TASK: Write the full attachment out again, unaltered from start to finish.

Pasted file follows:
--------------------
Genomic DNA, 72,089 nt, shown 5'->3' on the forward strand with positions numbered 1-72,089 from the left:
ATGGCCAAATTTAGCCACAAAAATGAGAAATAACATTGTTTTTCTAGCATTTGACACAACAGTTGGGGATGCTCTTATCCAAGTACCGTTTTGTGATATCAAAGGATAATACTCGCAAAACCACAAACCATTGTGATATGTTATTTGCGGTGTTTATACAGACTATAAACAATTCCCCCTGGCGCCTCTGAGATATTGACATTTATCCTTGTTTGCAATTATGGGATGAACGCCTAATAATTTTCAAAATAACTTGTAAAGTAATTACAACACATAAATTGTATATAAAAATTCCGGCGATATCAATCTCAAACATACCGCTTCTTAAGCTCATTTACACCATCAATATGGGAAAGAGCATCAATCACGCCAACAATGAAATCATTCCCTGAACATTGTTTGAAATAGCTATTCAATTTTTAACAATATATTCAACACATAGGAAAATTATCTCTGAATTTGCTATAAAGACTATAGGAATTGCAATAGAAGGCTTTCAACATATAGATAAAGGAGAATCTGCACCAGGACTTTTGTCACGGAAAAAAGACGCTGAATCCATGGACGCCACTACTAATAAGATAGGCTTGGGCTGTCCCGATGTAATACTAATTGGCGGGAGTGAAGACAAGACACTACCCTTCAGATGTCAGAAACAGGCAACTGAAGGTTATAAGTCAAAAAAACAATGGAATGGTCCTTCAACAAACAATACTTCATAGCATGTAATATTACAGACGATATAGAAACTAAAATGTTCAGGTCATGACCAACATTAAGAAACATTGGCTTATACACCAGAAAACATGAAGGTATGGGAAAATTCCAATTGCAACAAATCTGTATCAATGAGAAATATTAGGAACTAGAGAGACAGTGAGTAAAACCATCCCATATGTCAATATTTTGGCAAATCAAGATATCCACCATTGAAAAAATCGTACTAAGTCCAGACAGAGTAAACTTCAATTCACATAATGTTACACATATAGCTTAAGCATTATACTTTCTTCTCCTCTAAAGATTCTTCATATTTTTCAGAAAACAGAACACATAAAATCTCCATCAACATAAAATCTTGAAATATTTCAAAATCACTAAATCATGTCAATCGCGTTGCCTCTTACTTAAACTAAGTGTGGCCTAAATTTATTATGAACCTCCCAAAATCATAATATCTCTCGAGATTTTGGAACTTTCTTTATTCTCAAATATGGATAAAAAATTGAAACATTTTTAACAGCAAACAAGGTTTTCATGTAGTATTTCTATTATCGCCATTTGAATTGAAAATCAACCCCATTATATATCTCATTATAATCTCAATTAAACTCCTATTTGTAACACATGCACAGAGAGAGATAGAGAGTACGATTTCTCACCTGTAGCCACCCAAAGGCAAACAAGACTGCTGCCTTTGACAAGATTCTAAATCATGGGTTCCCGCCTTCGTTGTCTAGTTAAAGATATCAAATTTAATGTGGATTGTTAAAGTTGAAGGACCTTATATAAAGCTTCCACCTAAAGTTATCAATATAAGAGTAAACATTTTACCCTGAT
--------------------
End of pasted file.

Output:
Genomic DNA, 72,089 nt, shown 5'->3' on the forward strand with positions numbered 1-72,089 from the left:
ATGGCCAAATTTAGCCACAAAAATGAGAAATAACATTGTTTTTCTAGCATTTGACACAACAGTTGGGGATGCTCTTATCCAAGTACCGTTTTGTGATATCAAAGGATAATACTCGCAAAACCACAAACCATTGTGATATGTTATTTGCGGTGTTTATACAGACTATAAACAATTCCCCCTGGCGCCTCTGAGATATTGACATTTATCCTTGTTTGCAATTATGGGATGAACGCCTAATAATTTTCAAAATAACTTGTAAAGTAATTACAACACATAAATTGTATATAAAAATTCCGGCGATATCAATCTCAAACATACCGCTTCTTAAGCTCATTTACACCATCAATATGGGAAAGAGCATCAATCACGCCAACAATGAAATCATTCCCTGAACATTGTTTGAAATAGCTATTCAATTTTTAACAATATATTCAACACATAGGAAAATTATCTCTGAATTTGCTATAAAGACTATAGGAATTGCAATAGAAGGCTTTCAACATATAGATAAAGGAGAATCTGCACCAGGACTTTTGTCACGGAAAAAAGACGCTGAATCCATGGACGCCACTACTAATAAGATAGGCTTGGGCTGTCCCGATGTAATACTAATTGGCGGGAGTGAAGACAAGACACTACCCTTCAGATGTCAGAAACAGGCAACTGAAGGTTATAAGTCAAAAAAACAATGGAATGGTCCTTCAACAAACAATACTTCATAGCATGTAATATTACAGACGATATAGAAACTAAAATGTTCAGGTCATGACCAACATTAAGAAACATTGGCTTATACACCAGAAAACATGAAGGTATGGGAAAATTCCAATTGCAACAAATCTGTATCAATGAGAAATATTAGGAACTAGAGAGACAGTGAGTAAAACCATCCCATATGTCAATATTTTGGCAAATCAAGATATCCACCATTGAAAAAATCGTACTAAGTCCAGACAGAGTAAACTTCAATTCACATAATGTTACACATATAGCTTAAGCATTATACTTTCTTCTCCTCTAAAGATTCTTCATATTTTTCAGAAAACAGAACACATAAAATCTCCATCAACATAAAATCTTGAAATATTTCAAAATCACTAAATCATGTCAATCGCGTTGCCTCTTACTTAAACTAAGTGTGGCCTAAATTTATTATGAACCTCCCAAAATCATAATATCTCTCGAGATTTTGGAACTTTCTTTATTCTCAAATATGGATAAAAAATTGAAACATTTTTAACAGCAAACAAGGTTTTCATGTAGTATTTCTATTATCGCCATTTGAATTGAAAATCAACCCCATTATATATCTCATTATAATCTCAATTAAACTCCTATTTGTAACACATGCACAGAGAGAGATAGAGAGTACGATTTCTCACCTGTAGCCACCCAAAGGCAAACAAGACTGCTGCCTTTGACAAGATTCTAAATCATGGGTTCCCGCCTTCGTTGTCTAGTTAAAGATATCAAATTTAATGTGGATTGTTAAAGTTGAAGGACCTTATATAAAGCTTCCACCTAAAGTTATCAATATAAGAGTAAACATTTTACCCTGAT